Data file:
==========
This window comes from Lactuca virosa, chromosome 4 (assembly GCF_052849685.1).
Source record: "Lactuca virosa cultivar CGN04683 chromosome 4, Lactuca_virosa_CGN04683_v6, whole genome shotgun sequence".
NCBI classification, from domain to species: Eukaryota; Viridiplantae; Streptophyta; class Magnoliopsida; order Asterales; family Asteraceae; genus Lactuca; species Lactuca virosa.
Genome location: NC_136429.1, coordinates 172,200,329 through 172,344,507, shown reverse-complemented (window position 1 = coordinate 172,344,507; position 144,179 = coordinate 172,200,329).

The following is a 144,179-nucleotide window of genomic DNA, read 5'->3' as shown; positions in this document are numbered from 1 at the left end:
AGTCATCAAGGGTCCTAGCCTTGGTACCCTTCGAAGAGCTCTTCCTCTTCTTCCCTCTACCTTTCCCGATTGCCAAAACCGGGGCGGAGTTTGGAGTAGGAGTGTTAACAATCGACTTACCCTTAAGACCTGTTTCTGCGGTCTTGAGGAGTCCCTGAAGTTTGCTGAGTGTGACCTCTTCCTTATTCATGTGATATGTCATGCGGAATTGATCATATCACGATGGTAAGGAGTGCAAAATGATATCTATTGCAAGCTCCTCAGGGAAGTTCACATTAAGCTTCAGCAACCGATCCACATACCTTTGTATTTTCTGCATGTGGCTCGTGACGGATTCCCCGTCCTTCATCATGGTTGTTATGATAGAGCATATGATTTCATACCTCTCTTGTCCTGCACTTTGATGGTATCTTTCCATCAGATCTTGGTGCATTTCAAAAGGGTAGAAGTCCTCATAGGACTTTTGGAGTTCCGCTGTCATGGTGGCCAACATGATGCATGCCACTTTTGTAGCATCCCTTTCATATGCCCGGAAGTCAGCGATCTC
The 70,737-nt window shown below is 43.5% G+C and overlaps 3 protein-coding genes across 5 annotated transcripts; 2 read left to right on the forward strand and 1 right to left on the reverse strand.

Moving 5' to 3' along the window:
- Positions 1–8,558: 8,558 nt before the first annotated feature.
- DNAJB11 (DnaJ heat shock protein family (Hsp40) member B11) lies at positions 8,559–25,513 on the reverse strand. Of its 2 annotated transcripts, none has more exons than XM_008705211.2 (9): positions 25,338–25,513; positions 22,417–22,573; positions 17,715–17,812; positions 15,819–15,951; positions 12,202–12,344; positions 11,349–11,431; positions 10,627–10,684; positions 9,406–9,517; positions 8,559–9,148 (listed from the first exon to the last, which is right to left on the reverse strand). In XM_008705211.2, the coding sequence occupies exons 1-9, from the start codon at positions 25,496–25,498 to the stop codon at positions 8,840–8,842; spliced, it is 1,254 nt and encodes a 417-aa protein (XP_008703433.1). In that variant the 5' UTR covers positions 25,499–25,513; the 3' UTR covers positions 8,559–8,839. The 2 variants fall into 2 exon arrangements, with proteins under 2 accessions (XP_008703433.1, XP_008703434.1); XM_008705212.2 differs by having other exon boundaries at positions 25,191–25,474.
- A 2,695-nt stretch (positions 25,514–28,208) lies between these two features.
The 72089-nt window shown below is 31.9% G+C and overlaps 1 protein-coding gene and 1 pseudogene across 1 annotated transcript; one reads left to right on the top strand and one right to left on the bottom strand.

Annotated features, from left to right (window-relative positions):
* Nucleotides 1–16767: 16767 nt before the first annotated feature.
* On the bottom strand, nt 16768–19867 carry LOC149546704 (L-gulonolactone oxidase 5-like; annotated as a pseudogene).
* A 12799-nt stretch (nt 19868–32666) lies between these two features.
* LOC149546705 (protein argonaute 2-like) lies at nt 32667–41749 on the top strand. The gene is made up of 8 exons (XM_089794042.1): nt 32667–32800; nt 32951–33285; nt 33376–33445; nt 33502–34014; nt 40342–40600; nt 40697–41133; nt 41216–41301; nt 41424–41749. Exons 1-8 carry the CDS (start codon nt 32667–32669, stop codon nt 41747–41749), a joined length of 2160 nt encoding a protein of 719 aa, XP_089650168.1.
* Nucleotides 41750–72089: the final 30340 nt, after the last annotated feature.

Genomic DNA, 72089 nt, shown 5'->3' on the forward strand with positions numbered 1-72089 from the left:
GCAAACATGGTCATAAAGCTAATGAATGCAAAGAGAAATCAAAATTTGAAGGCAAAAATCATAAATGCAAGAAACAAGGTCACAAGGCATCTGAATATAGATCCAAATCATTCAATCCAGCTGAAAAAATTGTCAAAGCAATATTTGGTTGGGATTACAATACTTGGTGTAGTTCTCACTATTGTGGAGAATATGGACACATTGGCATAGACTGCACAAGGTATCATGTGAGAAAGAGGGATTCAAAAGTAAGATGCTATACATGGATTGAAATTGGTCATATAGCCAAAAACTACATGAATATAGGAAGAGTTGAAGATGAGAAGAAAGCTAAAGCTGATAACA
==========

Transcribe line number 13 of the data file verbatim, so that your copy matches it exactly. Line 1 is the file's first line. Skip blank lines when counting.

Annotated features, from left to right (window-relative positions):